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Armodafinil has been previously shown to significantly improve wakefulness and clinician-rated measures of clinical condition and overall functioning in patients with SWD.10,11 The current report examined whether armodafinil affected patient-rated outcome measures of functioning and quality of life in patients with SWD. A significantly greater improvement in patient functioning was observed in patients treated with armodafinil at each time point compared with placebo. Patients in the armodafinil group also demonstrated a significantly greater improvement in quality of life after 6 weeks of treatment versus placebo. The results presented here are consistent with previous findings that patients with SWD benefit from armodafinil treatment in terms of patient functioning and show for the first time that 6 weeks of armodafinil treatment improved quality of life compared with placebo.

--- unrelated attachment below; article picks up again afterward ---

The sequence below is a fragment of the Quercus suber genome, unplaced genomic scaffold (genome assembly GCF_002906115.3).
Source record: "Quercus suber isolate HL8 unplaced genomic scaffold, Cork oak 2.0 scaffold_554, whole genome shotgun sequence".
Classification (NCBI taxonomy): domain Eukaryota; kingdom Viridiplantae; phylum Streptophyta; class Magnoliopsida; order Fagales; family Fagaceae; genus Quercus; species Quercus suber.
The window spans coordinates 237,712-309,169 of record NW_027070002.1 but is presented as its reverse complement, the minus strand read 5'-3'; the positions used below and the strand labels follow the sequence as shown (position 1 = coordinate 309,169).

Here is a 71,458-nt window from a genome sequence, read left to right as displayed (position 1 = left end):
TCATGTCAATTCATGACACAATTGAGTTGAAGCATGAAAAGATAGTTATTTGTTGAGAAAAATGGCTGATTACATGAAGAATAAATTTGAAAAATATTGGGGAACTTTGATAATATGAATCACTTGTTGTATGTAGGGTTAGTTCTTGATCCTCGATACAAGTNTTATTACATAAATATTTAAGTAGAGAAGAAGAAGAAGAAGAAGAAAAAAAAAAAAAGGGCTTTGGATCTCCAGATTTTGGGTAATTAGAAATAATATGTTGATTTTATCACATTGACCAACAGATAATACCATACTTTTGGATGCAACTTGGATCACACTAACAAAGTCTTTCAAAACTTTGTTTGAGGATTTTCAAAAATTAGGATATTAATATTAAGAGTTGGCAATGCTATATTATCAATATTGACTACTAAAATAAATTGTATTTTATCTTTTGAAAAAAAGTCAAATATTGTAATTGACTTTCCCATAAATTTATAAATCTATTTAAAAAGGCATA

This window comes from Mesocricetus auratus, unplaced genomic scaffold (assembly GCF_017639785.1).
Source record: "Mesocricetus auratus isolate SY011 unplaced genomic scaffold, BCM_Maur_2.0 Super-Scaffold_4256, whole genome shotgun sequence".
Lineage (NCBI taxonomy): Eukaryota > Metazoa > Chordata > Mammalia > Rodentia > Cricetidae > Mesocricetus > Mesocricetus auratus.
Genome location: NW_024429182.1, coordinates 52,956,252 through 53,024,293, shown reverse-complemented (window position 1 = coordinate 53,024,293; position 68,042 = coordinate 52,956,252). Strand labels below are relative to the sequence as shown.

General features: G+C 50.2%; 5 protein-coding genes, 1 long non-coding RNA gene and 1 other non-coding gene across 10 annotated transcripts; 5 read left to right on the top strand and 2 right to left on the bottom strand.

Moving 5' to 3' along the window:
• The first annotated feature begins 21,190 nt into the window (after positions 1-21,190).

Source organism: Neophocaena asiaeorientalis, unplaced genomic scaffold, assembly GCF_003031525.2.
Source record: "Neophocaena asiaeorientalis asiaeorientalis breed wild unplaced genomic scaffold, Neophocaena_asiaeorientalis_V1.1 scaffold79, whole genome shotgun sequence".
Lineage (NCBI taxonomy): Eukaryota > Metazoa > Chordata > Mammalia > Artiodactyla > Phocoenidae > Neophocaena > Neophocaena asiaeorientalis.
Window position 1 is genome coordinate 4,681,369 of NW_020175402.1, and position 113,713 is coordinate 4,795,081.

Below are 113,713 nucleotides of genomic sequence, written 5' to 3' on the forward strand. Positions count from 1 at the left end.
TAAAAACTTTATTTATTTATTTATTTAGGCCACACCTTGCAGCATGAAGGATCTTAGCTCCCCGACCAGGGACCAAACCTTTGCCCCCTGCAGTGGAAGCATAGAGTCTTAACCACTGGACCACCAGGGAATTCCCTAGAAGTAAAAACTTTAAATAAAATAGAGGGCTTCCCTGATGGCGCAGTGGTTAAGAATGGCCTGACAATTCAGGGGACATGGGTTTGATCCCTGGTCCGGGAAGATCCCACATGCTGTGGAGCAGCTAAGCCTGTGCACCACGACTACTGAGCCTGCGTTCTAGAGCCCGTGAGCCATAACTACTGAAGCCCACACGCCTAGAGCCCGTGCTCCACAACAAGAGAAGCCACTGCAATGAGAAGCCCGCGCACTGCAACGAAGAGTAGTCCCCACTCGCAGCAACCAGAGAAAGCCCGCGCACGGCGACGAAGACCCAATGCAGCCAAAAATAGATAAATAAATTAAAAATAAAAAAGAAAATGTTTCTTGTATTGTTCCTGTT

Shift workers are at a greater risk for psychological and social impairments than traditional daytime workers. In particular, patients with SWD demonstrate significant functional deficits that interfere with their daily lives. We have previously demonstrated that patients with SWD have considerable functional impairment as measured by the clinician-rated GAF and that armodafinil significantly improved functioning versus placebo.11 The GAF is Axis V of the DSM-IV-TR multiaxial assessment and is often used by psychiatrists to measure functional impairment.2 In the current report, patients were asked to rate their overall functioning using a modified version of the SDS (SDS-M), in which each domain was revised to assess the impact of shift schedule on the patient’s work, social, and family life. The SDS-M may be a useful and easy-to-administer assessment in identifying mental health-related functional impairment in primary care patients. The improvement in patient functioning with armodafinil observed in this report supports our earlier findings using the GAF.11 Thus, through the use of 2 different assessments for functioning, it would be reasonable to conclude that armodafinil treatment results in significantly greater improvements in overall functioning compared with placebo in patients with SWD.